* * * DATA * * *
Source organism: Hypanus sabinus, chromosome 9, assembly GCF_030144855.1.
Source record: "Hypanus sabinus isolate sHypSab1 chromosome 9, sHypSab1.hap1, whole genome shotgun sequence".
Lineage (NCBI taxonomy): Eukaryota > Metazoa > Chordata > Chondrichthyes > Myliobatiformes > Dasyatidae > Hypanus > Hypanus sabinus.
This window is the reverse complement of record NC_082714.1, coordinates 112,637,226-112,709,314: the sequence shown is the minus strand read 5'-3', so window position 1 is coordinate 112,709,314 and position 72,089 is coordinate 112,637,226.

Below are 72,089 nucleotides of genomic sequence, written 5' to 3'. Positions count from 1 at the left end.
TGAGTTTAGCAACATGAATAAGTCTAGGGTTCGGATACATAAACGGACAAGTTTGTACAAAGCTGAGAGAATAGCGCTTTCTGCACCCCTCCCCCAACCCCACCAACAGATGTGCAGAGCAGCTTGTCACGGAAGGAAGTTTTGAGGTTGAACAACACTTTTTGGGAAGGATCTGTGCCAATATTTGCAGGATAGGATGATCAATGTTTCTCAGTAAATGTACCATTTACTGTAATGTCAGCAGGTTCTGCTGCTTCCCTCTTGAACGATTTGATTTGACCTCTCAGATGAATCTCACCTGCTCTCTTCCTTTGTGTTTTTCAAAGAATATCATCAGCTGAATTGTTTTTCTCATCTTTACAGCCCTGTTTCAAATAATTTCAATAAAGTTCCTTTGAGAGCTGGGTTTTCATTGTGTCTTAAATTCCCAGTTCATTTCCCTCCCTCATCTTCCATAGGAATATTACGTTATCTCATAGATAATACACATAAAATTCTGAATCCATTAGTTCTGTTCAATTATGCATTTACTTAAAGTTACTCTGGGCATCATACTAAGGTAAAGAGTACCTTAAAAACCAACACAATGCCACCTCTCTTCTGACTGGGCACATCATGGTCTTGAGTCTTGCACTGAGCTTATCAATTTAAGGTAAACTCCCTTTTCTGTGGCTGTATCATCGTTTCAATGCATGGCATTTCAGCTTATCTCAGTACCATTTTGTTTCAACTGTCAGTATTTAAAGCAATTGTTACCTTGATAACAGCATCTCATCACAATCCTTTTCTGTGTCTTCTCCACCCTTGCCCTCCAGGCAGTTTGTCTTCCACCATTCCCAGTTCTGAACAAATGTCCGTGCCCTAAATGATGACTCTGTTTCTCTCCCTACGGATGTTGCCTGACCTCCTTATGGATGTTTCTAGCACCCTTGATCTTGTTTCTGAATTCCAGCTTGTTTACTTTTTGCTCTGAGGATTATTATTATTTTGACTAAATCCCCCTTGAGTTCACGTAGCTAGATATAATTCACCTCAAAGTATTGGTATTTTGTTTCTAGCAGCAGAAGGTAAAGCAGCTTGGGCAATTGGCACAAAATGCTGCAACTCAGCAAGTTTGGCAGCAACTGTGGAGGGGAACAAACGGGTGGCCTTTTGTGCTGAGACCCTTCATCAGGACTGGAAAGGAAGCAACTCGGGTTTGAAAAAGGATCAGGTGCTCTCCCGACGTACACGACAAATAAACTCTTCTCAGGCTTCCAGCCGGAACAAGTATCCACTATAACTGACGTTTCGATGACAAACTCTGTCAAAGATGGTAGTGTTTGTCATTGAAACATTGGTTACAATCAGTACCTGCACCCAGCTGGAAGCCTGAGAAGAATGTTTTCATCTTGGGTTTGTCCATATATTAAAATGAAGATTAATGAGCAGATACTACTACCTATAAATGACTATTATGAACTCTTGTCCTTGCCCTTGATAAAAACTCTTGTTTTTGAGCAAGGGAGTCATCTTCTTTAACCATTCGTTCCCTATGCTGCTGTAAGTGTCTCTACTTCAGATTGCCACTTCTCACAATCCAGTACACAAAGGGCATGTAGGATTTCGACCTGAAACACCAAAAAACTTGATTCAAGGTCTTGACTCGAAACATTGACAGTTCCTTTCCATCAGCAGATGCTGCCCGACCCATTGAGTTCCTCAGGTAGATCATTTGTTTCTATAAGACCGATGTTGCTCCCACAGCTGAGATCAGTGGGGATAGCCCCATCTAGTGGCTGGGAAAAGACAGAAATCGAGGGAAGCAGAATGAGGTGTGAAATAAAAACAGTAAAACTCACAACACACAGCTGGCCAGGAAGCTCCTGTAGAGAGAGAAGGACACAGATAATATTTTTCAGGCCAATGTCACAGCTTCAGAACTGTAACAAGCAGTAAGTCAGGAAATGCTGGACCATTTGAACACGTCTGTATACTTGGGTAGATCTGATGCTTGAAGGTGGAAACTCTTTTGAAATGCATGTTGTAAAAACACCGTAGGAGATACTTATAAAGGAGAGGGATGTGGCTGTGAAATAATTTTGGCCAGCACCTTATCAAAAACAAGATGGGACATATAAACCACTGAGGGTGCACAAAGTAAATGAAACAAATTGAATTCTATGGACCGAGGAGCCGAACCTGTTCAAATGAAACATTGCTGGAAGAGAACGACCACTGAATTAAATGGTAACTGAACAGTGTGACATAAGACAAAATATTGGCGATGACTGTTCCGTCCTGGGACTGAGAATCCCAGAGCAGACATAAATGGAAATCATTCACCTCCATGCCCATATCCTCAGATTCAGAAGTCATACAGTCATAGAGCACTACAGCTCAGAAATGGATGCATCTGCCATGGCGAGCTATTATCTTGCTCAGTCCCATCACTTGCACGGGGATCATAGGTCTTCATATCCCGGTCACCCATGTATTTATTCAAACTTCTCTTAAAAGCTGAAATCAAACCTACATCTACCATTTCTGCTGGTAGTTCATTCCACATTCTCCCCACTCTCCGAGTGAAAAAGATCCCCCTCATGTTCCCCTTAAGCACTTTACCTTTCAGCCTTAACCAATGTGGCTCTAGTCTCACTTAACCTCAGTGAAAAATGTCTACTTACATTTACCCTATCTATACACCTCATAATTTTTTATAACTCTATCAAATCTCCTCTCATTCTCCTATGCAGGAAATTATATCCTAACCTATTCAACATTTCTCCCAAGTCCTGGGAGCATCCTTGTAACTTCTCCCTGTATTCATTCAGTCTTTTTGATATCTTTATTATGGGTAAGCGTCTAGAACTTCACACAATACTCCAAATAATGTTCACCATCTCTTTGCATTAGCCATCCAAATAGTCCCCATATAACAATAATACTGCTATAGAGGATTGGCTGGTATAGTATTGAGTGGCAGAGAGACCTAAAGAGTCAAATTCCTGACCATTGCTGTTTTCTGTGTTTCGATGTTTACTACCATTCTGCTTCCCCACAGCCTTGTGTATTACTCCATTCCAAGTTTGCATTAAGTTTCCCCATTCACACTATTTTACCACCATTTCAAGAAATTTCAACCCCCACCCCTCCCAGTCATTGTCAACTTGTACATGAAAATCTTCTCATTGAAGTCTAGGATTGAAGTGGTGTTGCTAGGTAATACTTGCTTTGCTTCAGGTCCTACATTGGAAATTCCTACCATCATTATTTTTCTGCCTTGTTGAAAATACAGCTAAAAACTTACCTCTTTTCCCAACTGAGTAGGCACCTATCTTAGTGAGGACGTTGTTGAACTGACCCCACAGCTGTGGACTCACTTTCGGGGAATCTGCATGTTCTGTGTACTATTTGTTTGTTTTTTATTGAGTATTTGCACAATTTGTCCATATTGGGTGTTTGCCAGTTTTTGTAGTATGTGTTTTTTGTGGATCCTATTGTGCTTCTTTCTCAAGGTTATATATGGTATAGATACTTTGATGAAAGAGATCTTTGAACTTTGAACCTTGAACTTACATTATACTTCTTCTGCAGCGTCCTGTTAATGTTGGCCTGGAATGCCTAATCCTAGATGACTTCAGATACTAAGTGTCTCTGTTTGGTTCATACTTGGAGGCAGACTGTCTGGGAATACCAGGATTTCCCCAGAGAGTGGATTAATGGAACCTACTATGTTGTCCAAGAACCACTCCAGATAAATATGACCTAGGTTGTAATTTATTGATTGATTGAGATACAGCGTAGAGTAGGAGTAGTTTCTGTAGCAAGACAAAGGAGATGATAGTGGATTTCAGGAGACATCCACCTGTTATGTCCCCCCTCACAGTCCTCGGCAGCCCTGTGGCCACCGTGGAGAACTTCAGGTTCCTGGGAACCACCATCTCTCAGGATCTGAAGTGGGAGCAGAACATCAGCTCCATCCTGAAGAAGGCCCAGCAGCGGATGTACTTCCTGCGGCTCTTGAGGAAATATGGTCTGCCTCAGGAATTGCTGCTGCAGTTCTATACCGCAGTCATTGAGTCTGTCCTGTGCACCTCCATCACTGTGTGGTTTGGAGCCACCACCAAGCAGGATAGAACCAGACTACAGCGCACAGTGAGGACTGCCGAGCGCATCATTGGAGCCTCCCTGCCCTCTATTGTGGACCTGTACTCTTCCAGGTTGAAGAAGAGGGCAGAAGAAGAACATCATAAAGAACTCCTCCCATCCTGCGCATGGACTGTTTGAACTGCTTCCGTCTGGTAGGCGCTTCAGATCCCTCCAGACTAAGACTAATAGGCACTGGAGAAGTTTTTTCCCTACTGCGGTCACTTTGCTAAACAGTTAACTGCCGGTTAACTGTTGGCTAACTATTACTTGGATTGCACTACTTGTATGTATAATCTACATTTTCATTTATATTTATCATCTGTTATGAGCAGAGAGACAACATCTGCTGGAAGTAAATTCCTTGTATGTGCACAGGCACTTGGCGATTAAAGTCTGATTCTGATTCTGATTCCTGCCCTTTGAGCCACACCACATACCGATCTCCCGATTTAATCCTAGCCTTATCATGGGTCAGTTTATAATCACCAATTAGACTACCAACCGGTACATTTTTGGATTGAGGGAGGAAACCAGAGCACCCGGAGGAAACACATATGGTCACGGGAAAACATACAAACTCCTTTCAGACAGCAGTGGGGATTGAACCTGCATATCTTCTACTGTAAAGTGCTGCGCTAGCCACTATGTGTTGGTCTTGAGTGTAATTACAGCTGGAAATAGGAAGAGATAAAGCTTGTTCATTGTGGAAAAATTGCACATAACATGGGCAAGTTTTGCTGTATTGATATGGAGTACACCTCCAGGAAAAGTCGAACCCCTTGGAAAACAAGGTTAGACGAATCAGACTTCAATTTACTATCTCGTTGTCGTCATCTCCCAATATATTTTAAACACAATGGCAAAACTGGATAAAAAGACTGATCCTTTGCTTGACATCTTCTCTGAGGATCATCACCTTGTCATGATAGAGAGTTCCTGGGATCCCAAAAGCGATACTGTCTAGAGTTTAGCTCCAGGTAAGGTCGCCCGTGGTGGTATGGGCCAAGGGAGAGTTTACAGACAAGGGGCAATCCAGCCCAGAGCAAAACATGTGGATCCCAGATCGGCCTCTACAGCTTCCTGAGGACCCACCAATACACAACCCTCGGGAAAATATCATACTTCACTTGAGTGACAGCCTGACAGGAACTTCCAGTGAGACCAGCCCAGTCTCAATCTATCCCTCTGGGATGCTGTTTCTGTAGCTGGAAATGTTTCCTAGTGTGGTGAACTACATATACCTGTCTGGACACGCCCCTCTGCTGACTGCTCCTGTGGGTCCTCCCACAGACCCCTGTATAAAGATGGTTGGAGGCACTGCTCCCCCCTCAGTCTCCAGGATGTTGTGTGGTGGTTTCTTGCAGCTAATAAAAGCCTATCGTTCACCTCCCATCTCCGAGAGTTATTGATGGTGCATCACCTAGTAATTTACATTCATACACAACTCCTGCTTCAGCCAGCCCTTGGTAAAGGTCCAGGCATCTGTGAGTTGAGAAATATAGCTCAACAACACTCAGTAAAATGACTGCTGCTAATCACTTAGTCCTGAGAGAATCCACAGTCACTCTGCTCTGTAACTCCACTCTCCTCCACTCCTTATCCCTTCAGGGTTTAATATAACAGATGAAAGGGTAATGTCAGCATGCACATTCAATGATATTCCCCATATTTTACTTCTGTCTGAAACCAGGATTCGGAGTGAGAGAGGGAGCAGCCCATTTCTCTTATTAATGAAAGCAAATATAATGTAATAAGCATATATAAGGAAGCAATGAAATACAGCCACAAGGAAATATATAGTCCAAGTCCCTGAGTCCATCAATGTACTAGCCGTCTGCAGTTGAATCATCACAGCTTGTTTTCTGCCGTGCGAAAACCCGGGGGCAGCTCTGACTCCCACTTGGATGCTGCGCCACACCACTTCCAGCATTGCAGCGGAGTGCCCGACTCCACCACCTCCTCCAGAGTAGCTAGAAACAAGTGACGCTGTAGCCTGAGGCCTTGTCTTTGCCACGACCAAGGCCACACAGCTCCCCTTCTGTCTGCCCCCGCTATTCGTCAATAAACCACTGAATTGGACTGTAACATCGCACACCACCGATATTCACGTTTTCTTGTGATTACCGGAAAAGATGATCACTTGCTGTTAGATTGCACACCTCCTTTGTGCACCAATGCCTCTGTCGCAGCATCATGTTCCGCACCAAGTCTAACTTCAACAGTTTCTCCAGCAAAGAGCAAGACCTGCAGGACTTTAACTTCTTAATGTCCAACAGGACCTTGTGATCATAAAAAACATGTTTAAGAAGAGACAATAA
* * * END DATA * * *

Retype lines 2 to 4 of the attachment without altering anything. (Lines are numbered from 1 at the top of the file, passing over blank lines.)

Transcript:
Source record: "Hypanus sabinus isolate sHypSab1 chromosome 9, sHypSab1.hap1, whole genome shotgun sequence".
Lineage (NCBI taxonomy): Eukaryota > Metazoa > Chordata > Chondrichthyes > Myliobatiformes > Dasyatidae > Hypanus > Hypanus sabinus.
This window is the reverse complement of record NC_082714.1, coordinates 112,637,226-112,709,314: the sequence shown is the minus strand read 5'-3', so window position 1 is coordinate 112,709,314 and position 72,089 is coordinate 112,637,226.